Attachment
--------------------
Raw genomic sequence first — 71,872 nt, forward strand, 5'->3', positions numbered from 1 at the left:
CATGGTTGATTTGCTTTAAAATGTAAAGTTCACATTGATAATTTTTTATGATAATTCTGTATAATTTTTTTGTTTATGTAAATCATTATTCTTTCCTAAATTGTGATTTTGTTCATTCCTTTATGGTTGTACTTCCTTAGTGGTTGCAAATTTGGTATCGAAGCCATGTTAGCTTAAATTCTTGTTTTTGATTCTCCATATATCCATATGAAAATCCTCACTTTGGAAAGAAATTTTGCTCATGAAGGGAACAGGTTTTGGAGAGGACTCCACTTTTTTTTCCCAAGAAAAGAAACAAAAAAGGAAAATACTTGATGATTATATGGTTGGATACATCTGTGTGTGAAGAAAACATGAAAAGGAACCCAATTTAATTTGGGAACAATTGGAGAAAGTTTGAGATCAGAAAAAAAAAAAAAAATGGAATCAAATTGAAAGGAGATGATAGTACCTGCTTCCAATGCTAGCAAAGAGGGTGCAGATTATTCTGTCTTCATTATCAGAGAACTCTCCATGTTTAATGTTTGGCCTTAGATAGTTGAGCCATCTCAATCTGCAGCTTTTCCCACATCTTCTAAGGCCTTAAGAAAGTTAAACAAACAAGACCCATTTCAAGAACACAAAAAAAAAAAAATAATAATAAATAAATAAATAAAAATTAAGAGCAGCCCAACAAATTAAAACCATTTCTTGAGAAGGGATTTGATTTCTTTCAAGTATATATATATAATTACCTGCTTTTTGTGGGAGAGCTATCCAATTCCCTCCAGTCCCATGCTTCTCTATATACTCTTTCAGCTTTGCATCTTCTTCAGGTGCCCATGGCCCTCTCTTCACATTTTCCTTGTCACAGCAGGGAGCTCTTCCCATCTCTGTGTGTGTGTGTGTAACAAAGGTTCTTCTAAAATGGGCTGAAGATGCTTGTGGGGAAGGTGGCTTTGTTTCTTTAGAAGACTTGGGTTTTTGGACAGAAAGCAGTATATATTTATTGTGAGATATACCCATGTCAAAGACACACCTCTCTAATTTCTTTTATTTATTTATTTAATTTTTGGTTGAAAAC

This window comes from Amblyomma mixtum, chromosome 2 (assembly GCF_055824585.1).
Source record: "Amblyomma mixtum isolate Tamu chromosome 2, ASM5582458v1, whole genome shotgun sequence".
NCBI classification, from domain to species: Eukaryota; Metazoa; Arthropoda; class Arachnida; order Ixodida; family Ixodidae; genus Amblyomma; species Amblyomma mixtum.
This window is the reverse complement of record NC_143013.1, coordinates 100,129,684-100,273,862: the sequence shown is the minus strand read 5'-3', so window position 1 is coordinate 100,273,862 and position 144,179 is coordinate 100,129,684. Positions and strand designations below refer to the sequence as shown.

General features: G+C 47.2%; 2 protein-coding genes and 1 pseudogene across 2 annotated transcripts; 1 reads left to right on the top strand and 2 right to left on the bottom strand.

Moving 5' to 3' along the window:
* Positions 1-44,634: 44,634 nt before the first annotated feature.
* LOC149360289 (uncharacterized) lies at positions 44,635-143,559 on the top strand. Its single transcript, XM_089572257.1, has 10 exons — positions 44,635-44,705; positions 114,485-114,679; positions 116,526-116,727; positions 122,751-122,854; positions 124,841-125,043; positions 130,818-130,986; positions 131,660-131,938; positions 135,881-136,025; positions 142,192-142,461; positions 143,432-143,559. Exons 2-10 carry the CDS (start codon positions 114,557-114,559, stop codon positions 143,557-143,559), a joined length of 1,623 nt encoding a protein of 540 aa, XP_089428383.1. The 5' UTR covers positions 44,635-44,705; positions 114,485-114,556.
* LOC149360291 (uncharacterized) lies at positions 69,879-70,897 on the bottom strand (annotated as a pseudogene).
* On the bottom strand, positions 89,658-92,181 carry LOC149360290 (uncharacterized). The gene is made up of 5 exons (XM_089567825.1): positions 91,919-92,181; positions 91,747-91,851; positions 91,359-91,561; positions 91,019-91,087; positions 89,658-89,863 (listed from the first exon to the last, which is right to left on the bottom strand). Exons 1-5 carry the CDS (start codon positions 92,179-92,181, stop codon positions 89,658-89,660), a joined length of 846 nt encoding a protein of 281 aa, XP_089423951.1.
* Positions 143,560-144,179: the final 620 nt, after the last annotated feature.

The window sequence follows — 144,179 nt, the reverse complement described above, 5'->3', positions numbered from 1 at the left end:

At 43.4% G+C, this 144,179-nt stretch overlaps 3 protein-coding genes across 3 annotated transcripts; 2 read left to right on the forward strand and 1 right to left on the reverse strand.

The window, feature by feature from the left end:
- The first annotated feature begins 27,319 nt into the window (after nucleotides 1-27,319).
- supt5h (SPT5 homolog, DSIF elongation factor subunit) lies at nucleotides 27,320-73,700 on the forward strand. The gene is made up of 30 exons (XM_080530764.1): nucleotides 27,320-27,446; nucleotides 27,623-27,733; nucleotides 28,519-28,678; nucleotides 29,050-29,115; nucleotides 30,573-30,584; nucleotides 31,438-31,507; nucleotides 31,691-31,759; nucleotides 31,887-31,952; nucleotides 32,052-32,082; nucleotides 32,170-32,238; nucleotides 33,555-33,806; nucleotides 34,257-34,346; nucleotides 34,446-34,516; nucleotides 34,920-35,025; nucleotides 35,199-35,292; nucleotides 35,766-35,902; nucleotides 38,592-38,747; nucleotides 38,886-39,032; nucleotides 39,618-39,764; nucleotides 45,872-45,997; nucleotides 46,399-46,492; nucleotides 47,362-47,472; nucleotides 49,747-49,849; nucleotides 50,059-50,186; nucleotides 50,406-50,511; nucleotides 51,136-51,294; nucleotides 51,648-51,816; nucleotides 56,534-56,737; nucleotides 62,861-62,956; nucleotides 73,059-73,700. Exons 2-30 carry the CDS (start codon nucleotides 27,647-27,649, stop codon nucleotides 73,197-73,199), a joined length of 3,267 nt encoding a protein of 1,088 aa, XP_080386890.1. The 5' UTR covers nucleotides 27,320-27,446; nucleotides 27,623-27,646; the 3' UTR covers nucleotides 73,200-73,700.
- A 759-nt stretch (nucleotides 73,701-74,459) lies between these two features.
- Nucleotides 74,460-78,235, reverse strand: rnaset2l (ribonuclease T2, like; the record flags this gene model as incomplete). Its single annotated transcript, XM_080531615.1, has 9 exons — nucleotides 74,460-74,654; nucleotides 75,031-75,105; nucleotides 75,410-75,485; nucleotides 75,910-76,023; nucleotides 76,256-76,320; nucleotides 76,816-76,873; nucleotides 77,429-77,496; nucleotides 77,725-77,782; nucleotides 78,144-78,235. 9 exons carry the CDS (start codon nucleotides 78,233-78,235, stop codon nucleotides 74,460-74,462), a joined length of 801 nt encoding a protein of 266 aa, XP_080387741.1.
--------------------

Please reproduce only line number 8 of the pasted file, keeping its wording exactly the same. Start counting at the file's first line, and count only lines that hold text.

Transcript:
Moving 5' to 3' along the window: